The Peabody family lived here for many years. Francis Peabody continued his work from here, always experimenting and learning. He built two windmills on the property; one for flour and the other to pump water for the entire estate. While pursuing his interest in linseed, he studied flax and learned of a high quality shrub in India, part of which was treated as a refuse. He bought a quantity and constructed a building on the Kernwood grounds to experiment with this shrub. From his experiments and development of machinery, he was able to produce jute fiber used in ropes, bags and rugs as well as other products. He soon had another thriving factory making jute.
In addition to his businesses and inventions, Peabody also maintained an active involvement in the intellectual life of Salem and was elected to the post of President of the Essex Institute in 1865. Through his efforts, he was able to save the First Meeting House in Salem from destruction. At his own expense he had the building disassembled and moved to the grounds of the Essex Institute where it remains today. On a trip to England he met with his cousin, the philanthropist George Peabody, where he lamented the fading of the Marine Society due to the lack of members and money and was given a gift of $150,000 to preserve their collections in what would become the .
Col. Peabody died in 1867, and his five surviving children remained at Kernwood for a number of years. His son Samuel was the last of his children to live in the mansion. In 1911, he sold the estate to General Horace Sargent of Boston. In 1913, Sargent sold the estate to three Boston businessmen led by Louis Kirstein, one of the original investors in Filene’s Dept. Store. Kirstein, along with his partners, Joe Liebman and Al Kaffenburg, moved to convert the property into the first greater Boston golf club organized by golfers of the Jewish faith.
They hired Donald Ross to design the course. Ross later became famous in golf circles as a golf course designer of some 400 courses across the country laying the groundwork for today’s golf industry. He is considered by golfers to have been the Michelangelo of golf. He is most associated with Pinehurst Resort in North Carolina where he worked for most of his career.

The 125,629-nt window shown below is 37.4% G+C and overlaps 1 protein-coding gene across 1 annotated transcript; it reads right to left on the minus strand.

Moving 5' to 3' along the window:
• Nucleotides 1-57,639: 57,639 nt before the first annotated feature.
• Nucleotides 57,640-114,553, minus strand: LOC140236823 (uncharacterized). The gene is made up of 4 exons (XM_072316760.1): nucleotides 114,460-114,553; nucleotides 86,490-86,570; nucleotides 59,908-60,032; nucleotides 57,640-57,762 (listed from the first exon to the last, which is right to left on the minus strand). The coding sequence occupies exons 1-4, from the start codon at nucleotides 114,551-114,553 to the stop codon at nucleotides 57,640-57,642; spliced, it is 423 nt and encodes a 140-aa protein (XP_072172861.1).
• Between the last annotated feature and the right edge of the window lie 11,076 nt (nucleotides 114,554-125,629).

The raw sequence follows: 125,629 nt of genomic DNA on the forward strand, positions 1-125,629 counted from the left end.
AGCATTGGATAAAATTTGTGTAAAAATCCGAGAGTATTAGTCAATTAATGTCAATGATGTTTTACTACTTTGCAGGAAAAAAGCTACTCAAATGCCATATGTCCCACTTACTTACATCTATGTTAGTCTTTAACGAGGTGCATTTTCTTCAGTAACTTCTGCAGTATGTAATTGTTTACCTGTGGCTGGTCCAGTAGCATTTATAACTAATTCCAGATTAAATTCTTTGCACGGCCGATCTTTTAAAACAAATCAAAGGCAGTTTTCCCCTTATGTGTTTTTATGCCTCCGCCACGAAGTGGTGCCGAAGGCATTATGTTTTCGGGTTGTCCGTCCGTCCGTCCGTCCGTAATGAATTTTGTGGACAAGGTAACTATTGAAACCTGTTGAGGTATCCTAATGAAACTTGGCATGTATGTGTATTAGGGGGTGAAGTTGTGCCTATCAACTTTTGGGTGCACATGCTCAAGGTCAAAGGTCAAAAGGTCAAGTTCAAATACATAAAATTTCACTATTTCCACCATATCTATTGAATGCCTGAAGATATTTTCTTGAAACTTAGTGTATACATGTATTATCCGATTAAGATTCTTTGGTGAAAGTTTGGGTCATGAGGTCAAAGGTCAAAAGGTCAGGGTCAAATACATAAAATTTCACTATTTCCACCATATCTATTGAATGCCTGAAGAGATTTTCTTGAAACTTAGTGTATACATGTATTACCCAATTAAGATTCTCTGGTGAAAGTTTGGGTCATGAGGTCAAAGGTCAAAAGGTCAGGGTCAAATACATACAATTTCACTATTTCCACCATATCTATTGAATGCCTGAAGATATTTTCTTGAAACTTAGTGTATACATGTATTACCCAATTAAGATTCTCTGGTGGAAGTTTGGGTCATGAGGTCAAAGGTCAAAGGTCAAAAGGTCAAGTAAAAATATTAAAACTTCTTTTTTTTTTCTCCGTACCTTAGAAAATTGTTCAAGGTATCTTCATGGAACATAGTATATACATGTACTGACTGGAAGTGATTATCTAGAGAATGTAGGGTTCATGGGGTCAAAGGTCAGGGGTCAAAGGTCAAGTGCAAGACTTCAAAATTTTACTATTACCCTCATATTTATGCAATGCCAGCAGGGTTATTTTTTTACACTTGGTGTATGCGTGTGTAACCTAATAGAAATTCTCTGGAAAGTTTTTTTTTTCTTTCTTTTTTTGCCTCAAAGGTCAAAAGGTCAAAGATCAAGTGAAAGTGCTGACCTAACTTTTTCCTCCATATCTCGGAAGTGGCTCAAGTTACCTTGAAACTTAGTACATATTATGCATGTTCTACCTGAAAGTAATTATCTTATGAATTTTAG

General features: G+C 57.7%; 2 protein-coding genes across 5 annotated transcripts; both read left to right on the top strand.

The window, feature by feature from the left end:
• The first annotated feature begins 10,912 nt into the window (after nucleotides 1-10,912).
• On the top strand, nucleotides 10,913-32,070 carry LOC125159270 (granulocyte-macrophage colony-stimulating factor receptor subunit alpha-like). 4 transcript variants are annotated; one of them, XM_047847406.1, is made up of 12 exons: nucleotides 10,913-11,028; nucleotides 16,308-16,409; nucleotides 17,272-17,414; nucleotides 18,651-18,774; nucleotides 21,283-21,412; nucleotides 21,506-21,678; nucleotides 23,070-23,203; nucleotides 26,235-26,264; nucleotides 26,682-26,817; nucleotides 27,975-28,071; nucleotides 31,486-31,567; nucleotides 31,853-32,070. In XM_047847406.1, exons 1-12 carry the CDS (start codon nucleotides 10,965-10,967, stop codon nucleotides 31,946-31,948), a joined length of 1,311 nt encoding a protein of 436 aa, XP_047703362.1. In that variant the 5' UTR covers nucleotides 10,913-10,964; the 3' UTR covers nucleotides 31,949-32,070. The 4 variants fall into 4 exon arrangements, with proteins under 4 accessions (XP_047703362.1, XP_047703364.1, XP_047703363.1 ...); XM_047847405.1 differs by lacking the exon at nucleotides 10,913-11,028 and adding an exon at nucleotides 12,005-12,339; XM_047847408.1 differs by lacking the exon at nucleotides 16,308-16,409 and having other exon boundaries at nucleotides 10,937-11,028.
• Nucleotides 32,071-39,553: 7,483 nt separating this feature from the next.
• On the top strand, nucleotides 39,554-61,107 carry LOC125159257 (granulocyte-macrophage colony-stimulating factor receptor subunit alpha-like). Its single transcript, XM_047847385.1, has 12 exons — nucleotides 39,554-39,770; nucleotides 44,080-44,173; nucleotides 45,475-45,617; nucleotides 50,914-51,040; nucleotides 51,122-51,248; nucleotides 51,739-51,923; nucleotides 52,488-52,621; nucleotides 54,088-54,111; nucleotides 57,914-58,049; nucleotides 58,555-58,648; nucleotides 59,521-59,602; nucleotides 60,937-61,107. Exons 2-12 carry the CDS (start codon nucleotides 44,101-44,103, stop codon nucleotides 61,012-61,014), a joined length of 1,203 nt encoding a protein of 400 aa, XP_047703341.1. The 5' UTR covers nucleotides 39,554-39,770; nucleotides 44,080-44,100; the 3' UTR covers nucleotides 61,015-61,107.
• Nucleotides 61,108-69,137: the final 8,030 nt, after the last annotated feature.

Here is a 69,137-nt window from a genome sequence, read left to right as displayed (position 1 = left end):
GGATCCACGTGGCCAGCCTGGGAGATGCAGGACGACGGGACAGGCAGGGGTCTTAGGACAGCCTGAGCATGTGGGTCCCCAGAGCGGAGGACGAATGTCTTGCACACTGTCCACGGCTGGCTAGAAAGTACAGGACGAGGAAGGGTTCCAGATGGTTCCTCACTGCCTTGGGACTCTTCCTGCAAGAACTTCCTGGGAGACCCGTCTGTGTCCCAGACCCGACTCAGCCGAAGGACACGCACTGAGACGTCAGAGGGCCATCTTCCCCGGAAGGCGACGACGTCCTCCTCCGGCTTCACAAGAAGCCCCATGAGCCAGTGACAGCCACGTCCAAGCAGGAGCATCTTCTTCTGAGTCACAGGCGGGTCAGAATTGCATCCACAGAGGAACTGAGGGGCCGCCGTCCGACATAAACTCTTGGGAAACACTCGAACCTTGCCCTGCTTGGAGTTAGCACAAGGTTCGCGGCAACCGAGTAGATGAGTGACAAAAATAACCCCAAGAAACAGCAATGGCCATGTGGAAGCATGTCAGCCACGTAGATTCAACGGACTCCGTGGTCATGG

The Peabody mansion was adapted for use as the clubhouse. The barns and cottages were adapted for golf equipment and staff housing. The arch designed and built by Francis Peabody remains at the entrance and has become a symbol of the club.
The course layout called for a large amount of landscaping and tree removal in laying out a nine-hole course which was completed and opened in 1914. Very soon after opening, as membership grew, the club decided to add another nine holes to make for an 18-hole course that spread on both sides of Kernwood Street. The second nine holes were completed in 1918. Even though Donald Ross had already moved on to Pinehurst, he completed the design of the 18 holes. According to Jack Nicklaus as quoted in the World Golf Hall of Fame website, "His stamp as an architect was naturalness." Ross created very challenging courses using the natural contours of the land and kept major earth moving to a minimum.
In the 1930s, there was a major fire in the clubhouse/Peabody Mansion that destroyed much of the upper floors. The remaining first floor portion of the house was saved and incorporated into a new single-floor clubhouse. This clubhouse was later remodeled in 1998 into today’s clubhouse that still includes parts of the first floor of the Peabody Mansion. Over the years, the other buildings on the northeast corner of the grounds have seen some additions and alterations for use by the club but still give us a view of the 1844 buildings.
, with few alterations, remains essentially as it was laid out a 100 years ago. It has remained a private member owned club that, on occasion, has hosted state level tournaments as well as numerous charitable events over the years. It is considered one of the great courses in Massachusetts.
During the winter months, when the snows lay claim to the grounds, it is a popular spot for snow sledding and boarding.